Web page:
OpenFaaS Tutorial: Build and Deploy Serverless Java Functions


Serverless allows developers to build and run applications and services without thinking about the servers actually running the code. Serverless services, or FaaS (Functions-as-a-Service) providers, instrument this concept by allowing developers to upload the code while taking care of deploying running and scaling it.

AWS Lambda was the first one in the market to offer this kind. Serverless can help create an environment that allows DevOps teams to focus on improving code, processes, and upgrade procedures, instead of provisioning, scaling and maintaining servers.

Popular cloud providers that support Function As A Service (FaaS) as follows:

Today we are going to look at Open Source project OpenFaaS for building Serverless functions on top of container platforms. In this tutorial, we are going to deploy OpenFaaS stack and perform the following

  1. Create a function from a code template
  2. Build the function as a Docker image
  3. Deploy the function
  4. Invoke the function

If you’re looking for Kubernetes native Serverless framework, check out Kubeless here.

How it works

Serverless services or FaaS lets you run code without provisioning or managing servers (but still servers are needed). You pay only for the compute time you consume there is no charge when your code is not running. You can run code for virtually any type of application or backend service all with zero administration. Just upload your code and FaaS provider would take care of everything required to run and scale your code with high availability. You can set up your code to automatically trigger other services or call it directly from any web or mobile app.

AWS Lambda / How it works
Image – AWS Lambda / How it works
Image- Another Sample

Prominent use-cases

  • Using FaaS with Cloud services as event sources – Whenever any of the Event sources publish events that cause the function to be invoked.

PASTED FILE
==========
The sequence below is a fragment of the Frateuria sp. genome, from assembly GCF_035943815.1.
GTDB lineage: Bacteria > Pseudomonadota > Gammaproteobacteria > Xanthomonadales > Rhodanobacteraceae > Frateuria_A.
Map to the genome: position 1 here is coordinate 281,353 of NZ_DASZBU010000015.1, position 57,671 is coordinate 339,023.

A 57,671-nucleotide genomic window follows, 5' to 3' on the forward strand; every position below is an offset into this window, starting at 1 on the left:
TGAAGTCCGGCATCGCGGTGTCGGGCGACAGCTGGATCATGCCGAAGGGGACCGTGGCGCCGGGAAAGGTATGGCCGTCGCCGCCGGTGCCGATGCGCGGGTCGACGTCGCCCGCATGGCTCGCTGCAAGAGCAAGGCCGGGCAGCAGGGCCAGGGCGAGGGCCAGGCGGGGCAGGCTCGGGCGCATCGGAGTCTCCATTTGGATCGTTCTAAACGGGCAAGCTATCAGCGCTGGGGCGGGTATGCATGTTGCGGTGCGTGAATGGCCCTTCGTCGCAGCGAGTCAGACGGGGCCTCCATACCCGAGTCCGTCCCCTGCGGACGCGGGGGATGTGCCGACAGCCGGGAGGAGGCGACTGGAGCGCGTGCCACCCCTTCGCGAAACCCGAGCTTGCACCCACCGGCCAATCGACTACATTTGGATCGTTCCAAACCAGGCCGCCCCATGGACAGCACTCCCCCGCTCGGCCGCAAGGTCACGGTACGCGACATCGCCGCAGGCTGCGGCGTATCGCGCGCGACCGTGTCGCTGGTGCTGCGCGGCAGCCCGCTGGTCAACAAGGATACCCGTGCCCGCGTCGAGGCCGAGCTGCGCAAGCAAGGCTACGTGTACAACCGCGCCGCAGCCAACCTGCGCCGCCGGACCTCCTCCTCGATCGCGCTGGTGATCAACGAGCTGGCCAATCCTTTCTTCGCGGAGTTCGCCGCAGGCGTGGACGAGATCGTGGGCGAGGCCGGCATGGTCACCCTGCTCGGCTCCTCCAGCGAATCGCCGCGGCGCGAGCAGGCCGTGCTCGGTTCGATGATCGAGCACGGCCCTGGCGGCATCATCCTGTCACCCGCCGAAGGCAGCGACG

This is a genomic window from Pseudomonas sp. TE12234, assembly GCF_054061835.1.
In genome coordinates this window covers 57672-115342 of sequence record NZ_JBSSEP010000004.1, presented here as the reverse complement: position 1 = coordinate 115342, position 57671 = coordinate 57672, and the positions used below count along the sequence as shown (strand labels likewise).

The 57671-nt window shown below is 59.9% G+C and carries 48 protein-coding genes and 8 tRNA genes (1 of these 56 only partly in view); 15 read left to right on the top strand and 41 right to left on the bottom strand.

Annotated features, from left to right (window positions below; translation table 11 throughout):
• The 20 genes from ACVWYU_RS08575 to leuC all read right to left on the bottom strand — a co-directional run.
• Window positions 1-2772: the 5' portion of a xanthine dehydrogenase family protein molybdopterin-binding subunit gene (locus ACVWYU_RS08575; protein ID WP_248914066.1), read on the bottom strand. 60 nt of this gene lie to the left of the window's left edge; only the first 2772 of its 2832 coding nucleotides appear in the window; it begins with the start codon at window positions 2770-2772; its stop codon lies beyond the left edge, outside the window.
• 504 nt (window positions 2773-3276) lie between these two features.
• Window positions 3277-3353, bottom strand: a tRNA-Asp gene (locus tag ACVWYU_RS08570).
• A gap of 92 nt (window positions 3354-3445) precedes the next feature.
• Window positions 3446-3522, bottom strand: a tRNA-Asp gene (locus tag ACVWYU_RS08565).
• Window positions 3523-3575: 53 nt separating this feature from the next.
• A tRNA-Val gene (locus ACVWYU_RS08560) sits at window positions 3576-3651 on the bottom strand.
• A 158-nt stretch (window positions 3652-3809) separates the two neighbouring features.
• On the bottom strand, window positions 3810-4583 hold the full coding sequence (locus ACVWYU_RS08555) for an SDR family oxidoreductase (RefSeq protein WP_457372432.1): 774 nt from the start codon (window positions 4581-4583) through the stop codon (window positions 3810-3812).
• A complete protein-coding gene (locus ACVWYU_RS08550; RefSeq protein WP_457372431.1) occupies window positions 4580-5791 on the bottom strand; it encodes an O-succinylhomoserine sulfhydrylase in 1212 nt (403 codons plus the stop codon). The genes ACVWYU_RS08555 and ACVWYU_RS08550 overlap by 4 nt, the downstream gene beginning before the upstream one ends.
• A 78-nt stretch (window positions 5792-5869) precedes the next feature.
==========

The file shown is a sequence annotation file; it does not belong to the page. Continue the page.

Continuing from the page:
• On-demand function invocation over HTTPS  – In addition to invoking functions using event sources, you can also invoke respective functions over HTTPS. This can be done by defining a custom REST API and endpoint using API Gateway.
  • On-demand function invocation (build your own event sources using custom apps) User applications such as client, mobile, or web applications can publish events and invoke Serverless functions using the Mobile SDKs, such as the AWS Mobile SDK for Android.
  • Scheduled events – You can also set up Serverless function to invoke your code on a regular, scheduled basis using the AWS Lambda console. You can specify a fixed rate (number of hours, days, or weeks) or you can specify a cron expression.

Now that we have got a good understanding of what is Serverless and its use cases, let’s check out what is OpenFaaS and its offerings.

OpenFaaS Introduction

OpenFaaS (Functions as a Service) is a framework for building Serverless functions on top of Docker and Kubernetes container platforms. Any process can be packaged as a function enabling you to consume a range of web events without repetitive boiler-plate coding. It’s an open-source project, it has gained large-scale adoption within the community.

Open FaaS Logo
Image – Open FaaS Logo

Key Advantages :

  • Functions can be deployed, invoked via UI portal.
  • Functions can be written in any language for Linux or Windows and package in Docker/OCI image format.
  • Runs on existing hardware or public/private cloud – Kubernetes and Docker Swarm native platforms.
  • Command Line Interface(CLI) available with YAML format for templating and defining functions.
  • Inbuilt Auto-scaling facility as demand increases.
  • Lastly, it’s supported by Open Community and No vendor lock-in.

Key Components

Key components
Image – Key components / Source – OpenFaaS
  1. API Gateway provides an external route into the functions and collects Cloud-Native metrics through Prometheus.
  2. Function Watchdog is responsible for starting and monitoring functions in OpenFaaS
  3. API Gateway will scale functions according to demand by altering the service replica count in the Docker Swarm or Kubernetes API.

Ok, our next step is to deploy OpenFaaS stack and build our first function.


Docker CE 17.05 or later is required

  • From the docker site, install the latest version of the docker for your platform. For instructions on Docker installation, check out here.